Tenzing Chogyal Sherpa: „More and more dry winters in the Everest region

Tenzing Chogyal Sherpa
Tenzing Ch

As if there were no other problems on Mount Everest. For weeks, social media has been discussing a new signboard that the regional administration of the Khumbu region put up at the entrance to Everest Base Camp before the start of this year’s climbing season – directly in front of the boulder marked with paint that has served as a photo motif in recent years. There’s no accounting for taste – on both counts. The new sign shows Everest and in front of it Sir Edmund Hillary and Tenzing Norgay, who were the first people to scale the highest mountain on earth in 1953. Only one member of that expedition team is still alive: Kanchha Sherpa, now 91 years old.

I spoke to his grandson Tenzing Chogyal Sherpa – not about the new sign at Everest Base Camp, but about the consequences of climate change for the Everest region. The winter of 2023/2024 – like the previous one – was exceptionally warm and dry. Tenzing is a glaciologist at the International Centre for Integrated Mountain Development (ICIMOD) and works on the cryosphere, in simple terms everything to do with snow, ice and permafrost on Earth. The research of the 31-year-old scientist from Nepal focuses on the glaciers and glacial lakes in the mountainous regions of Asia.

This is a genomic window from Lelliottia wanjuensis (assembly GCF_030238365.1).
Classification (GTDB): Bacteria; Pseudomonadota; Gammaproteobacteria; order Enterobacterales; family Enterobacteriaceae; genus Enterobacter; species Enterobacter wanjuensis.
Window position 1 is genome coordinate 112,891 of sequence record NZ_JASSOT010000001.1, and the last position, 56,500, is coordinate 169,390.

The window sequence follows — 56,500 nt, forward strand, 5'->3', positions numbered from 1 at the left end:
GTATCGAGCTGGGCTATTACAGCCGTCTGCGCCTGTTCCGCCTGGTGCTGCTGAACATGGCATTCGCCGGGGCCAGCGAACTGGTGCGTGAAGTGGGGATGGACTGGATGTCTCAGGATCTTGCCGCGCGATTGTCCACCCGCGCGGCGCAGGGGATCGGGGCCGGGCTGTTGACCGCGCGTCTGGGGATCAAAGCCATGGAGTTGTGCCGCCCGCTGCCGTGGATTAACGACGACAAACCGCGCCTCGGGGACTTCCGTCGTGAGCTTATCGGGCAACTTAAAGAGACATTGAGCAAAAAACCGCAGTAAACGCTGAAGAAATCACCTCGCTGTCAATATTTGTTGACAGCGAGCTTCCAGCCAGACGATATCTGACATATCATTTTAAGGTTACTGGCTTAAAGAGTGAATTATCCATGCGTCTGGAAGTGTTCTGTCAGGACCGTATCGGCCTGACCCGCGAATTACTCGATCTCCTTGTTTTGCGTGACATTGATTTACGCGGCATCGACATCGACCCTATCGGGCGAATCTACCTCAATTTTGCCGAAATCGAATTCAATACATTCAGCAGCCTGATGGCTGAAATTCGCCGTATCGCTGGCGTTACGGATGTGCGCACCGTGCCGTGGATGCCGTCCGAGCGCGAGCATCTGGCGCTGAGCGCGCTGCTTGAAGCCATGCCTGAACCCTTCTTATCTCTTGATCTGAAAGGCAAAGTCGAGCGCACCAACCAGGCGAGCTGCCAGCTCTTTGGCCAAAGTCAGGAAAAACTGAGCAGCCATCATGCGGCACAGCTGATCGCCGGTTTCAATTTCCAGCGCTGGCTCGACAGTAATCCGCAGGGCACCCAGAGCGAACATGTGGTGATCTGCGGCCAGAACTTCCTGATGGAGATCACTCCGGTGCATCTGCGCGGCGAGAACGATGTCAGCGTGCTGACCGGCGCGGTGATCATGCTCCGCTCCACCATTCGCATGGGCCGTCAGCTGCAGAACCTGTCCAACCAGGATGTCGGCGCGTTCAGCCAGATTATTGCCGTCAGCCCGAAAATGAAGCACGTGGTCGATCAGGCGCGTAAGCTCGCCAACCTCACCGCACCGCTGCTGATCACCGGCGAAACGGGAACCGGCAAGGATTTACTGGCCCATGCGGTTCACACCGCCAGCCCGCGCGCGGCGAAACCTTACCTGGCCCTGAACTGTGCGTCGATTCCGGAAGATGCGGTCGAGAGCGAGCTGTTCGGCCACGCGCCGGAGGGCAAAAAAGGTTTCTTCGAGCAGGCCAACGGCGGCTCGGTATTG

Kanchha Sherpa in Namche Bazaar
Kanchha Sherpa in Namche Bazaar

I asked him the same question lately. He feels that, of course, the local people benefited from the exponential growth of mountain tourism after 1953, our income has increased a lot. But despite of that he also feels that we are defiling the sanctuary of Everest or, as we say, Chomolungma. The mountain is sacred and the people pollute it. So he feels that the mountain should be given some rest with a more sustainable approach because many people depend on that mountain. We should respect it. It should be given a balance, because if we don’t do this, the goddess will get angry at the people. Many are losing their lives in avalanches. The mountain is getting more and more dynamic.